I find a lot of value in taking breaks - in stepping back from the work zone, breaking out of that headspace completely, and finding new perspective. Because often, it's very easy to lose perspective, isn't it? We get so wrapped up in what we're doing, and it can be a wonderful thing to have something that you genuinely enjoy so much that you lose yourself in it, but it can also become a dangerous thing when other things that are of greater importance slip out of our priority zone because of it.
Things like properly and lovingly taking care of ourselves, spending time with our loved ones, looking for and discovering new ways to help a planet that is deeply in need of love and care. When we become so caught up in our own to-do lists, sometimes these things, without our even noticing it, seem to slip into the background noise.
For me, taking a break, stepping back, that's how I remind myself that life doesn't exist within work, work exists within life, and oh man is life expansive: it's vast and multifaceted, and it demands our full attention. And sometimes, in order to give our whole lives the attention it needs, it becomes necessary for us to take a step back: to take stock, reexamine, reorganize.
If you've been around on this blog for a bit, there's a good chance you've heard me talk about going off grid, unplugging and getting outside, getting away from work and the internet, etc. But over the weekend I was thinking about how this isn't always practical, and it doesn't usually need to be a drastic move.
What do I mean by that?
I mean that we don't usually need to drop everything and disconnect from our work for a month to go live in a beach hut in Bali. Though...honestly I'd be down...BUT, my point is, when the goal becomes regaining perspective and fostering a healthy relationship with your creative work? I believe there's a more sustainable way to cultivate this as a lifestyle, not just as a once a year getaway.
And this weekend, as I was out with my husband, grabbing a cup of coffee and a bite to eat in a bookstore cafe, it hit me: get intentional with your weekends.
In fact, master them.
The weekend, for most people and even entrepreneurs, are typically when we stop working and take a breather. But when was the last time we got super intentional about what we were going to do with our weekends? And I'm not talking about making plans to binge watch something on Netflix.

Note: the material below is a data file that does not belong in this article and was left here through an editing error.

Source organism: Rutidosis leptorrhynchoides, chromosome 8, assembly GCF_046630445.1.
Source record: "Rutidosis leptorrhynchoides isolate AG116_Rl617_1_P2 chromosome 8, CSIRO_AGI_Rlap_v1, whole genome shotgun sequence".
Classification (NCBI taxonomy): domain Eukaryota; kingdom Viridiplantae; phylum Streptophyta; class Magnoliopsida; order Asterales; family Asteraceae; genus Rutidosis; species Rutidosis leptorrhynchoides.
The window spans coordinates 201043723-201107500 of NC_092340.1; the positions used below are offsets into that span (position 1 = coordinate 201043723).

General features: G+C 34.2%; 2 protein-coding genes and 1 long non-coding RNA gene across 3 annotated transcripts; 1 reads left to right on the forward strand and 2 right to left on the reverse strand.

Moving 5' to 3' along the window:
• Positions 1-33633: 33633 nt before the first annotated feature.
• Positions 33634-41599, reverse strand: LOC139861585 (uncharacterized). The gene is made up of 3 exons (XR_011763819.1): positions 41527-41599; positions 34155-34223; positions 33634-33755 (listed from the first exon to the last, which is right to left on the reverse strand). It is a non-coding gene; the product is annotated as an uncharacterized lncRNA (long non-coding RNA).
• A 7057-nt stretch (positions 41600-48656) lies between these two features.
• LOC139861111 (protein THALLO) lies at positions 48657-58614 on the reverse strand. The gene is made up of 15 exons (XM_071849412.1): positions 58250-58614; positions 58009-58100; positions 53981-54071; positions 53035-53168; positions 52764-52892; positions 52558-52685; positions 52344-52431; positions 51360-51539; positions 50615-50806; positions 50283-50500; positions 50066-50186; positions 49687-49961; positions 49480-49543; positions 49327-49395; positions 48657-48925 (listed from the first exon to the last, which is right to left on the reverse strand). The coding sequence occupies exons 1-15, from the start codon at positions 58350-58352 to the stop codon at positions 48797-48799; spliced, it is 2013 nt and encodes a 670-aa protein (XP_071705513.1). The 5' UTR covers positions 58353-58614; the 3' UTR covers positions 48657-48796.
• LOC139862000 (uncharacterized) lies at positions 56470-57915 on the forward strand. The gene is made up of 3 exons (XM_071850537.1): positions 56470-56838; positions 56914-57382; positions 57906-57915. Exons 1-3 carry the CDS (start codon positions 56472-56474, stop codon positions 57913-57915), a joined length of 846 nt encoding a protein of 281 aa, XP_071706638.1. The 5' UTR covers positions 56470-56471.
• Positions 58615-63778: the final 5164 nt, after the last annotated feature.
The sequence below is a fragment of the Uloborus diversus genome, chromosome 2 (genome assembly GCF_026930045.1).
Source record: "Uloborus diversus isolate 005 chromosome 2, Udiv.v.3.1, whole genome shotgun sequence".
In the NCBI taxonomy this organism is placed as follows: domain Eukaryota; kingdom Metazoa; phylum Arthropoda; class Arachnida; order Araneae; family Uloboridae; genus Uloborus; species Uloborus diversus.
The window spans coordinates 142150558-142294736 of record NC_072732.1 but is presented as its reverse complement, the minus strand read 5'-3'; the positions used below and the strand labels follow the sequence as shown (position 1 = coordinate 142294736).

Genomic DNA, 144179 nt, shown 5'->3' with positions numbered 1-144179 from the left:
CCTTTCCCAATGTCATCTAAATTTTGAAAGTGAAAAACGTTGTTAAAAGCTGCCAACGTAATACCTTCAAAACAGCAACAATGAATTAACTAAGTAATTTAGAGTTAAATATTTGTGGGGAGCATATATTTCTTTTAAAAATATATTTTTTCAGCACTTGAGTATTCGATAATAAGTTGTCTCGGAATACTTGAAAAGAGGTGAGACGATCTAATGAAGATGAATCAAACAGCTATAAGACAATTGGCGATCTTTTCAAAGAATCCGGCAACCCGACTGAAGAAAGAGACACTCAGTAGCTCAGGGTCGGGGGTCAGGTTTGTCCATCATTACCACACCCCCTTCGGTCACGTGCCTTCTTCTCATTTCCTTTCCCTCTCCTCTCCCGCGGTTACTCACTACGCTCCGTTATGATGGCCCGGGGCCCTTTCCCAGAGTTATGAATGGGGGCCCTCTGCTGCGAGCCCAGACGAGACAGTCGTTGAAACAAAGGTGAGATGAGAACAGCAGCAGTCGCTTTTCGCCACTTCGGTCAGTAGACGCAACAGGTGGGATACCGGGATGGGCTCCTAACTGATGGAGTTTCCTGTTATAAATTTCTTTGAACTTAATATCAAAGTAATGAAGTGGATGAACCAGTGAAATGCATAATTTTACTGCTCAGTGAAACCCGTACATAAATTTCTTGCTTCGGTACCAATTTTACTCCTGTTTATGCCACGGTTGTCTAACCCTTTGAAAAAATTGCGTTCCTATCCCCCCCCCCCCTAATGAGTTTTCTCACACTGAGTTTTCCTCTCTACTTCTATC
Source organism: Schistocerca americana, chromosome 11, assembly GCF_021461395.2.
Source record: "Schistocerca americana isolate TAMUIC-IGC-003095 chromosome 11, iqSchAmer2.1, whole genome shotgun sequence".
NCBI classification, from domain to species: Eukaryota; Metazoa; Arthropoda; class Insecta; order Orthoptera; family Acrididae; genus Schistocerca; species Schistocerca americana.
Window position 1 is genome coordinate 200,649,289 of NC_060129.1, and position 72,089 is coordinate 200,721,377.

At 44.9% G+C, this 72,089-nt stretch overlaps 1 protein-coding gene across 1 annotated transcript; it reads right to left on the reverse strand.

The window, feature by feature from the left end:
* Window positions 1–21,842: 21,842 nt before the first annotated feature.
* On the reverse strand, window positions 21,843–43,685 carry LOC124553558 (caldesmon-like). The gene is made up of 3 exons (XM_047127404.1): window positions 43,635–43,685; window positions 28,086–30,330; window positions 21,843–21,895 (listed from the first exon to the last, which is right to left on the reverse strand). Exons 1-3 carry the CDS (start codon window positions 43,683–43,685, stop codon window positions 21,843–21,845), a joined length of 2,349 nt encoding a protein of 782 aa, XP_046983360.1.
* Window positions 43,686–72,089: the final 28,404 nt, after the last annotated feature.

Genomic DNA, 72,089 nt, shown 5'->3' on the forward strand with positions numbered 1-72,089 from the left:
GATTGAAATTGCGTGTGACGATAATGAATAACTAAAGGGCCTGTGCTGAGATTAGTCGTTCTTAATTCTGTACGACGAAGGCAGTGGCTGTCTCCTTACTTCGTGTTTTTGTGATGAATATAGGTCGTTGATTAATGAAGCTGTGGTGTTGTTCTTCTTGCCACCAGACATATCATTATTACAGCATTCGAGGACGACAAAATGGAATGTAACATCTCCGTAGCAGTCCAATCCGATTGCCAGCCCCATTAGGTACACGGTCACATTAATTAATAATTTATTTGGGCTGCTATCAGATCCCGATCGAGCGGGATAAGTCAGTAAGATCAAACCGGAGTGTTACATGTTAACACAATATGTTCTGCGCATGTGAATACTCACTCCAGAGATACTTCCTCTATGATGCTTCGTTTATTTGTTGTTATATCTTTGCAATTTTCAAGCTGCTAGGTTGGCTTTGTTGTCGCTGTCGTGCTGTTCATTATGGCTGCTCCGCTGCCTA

So often weekends simply mean "no work." They are in essence, an absence of something. And, well...that's it. "No work."
What if we got super intentional? What if we used these two days to really hone in on what would replenish us, body, mind, and spirit, the absolute most? What if we were deliberate about how we spent this time, and how we used it?
See, sitting there in that coffee shop, laughing and talking with my husband, it made me realize: this is it. This...this is life. All these little moments are the fabric that makes up reality, the most important things - not things at all, but faces and hearts - these are the most important parts of being alive. And even though I enjoy working hard, I need, need, need, to not get so caught up in the ever popular "grind" that I lose...this. The most important part. The sweetest thing. The cream filling of life.
I want to work hard and enjoy it, but I also want to always, always, always be aware of the fact that there are a few things that are more important than what I make: things like spending time with people you love, making memories with them, helping others, helping the planet, volunteering our time to a cause - all of these things are what fuels what we do. Take that away and everything we make falls flat, because it's missing a very important ingredient: life.
So I encourage you to take your weekend and get super intentional with it. Use it to gain perspective, to refuel, to breathe and take stock. To remind yourself that your craft is a part of your life, your life isn't just a part of your craft. So enjoy, savor, go out for a coffee with someone you love - replenish. We don't have to take a massive block of time to unplug, we can do that sustainably and consistently every single week by mastering our weekends, getting intentional with them - treating them as a sacred space...a place in which we can be reborn.
And perhaps even use them to take a step back and look at all the things we have made...how cool that is, how creative we are, how wondrous and beautiful a privilege it is to even create in the first place. Maybe we should take a little pause and just think about how grateful we are for that.
What's your favorite weekend ritual? What is one way you would like to get more intentional with how you spend your weekends? What's one thing that replenishes your soul and helps you gain perspective?